Drug trade shifting routes


WASHINGTON - In the normally tranquil islands of the Caribbean, U.S. and foreign authorities have noticed, there has been a slow, and bloody, shift in the drug trade during the past few years.

Colombian drug traffickers, meeting resistance at the United States' southwest border, have increased their distribution in the chain of islands. From there, they smuggle the drugs to the United States.

"We're definitely starting to see a shift into the Caribbean," said Michael S. Vigil, special agent in charge of the U.S. Drug Enforcement Agency's Caribbean division. "It's coming back this way."

Last year, for the first time in a decade, more cocaine entered the United States through the Caribbean than across the border with Mexico, U.S. law enforcement officials said.

Drug officials and experts on drug trafficking say the shift has occurred for several reasons, including stepped-up enforcement along the border with Mexico.

They say the Mexican traffickers have also become more powerful and the Colombians - the world's major supplier of illegal drugs - are trying to avoid their stranglehold.

"The trend in recent months is toward increased trafficking in the Caribbean," said Steve Lucas, a spokesman for the U.S. military's Southern Command in Miami. "They are reacting."

Officials estimate that about 500 tons of cocaine annually leave for the United States from Colombia, which grows about 60 percent of the world's cocaine and handles about 90 percent of its refined product.

In the early 1990s, Colombian traffickers were smuggling almost 70 percent of their cocaine through the southwest U.S. border, the DEA says.

Last year, of the 500 tons, U.S. officials say, drug-flow estimates show that about 54 percent was destined for the southwest border and 43 percent through the Caribbean. Now some drug-trafficking experts say the percentage today is much closer to 50-50.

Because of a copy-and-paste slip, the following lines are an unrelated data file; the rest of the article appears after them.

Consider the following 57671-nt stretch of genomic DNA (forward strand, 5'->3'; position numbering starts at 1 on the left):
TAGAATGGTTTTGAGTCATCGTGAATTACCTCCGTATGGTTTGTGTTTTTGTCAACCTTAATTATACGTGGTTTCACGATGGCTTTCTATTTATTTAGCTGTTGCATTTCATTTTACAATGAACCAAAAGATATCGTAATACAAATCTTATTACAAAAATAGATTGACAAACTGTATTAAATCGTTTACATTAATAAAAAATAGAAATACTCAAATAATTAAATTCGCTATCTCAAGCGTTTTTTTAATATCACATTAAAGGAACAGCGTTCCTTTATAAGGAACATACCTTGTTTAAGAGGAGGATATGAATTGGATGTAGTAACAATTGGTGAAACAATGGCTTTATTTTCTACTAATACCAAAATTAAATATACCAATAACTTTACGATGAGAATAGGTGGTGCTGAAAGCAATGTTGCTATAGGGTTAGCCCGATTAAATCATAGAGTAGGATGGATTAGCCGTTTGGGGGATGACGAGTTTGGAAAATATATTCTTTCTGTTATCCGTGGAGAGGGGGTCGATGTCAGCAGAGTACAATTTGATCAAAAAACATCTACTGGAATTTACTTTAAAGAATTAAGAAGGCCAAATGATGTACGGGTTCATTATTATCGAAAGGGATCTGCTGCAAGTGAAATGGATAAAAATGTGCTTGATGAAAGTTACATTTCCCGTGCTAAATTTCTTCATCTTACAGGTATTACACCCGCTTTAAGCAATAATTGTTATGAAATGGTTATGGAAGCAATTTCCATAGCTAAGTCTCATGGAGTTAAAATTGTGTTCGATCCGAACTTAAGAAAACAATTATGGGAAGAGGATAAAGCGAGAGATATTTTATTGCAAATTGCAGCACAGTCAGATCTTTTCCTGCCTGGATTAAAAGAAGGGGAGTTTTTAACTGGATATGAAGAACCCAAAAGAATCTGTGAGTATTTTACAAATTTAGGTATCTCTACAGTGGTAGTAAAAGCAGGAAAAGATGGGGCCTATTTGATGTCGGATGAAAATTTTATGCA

Members of Congress and the Clinton administration say the best way to attack the Colombian drug lords is on their own turf by assisting the country's armed forces. Last month, Congress passed a $1.3 billion aid package, which includes 60 helicopters and hundreds of U.S. troops to root out drug production from the Andean jungle.

Another part of that drug-interdiction effort involves countries that historically have been conduits for Colombian drugs, said U.S. officials, pointing to recent efforts by Mexican law enforcement.

In the past few years, Mexican authorities have fired more than 1,000 corrupt federal police officers and begun attacking high-level corruption. Those actions have made U.S. law enforcement officials less cautious about sharing information with Mexican police, leading to increased cooperation, U.S. authorities say.

Another reason for the shift, experts say, is the high price Colombian traffickers must pay their Mexican counterparts to use their routes. In some cases, Colombian suppliers must give more than half their product to Mexican traffickers. In contrast, Caribbean traffickers charge about 20 percent, authorities say.

Also, the traffickers have targeted Europe more and can more efficiently transport their drugs by consolidating the U.S.-European smuggling routes through the Caribbean, experts say.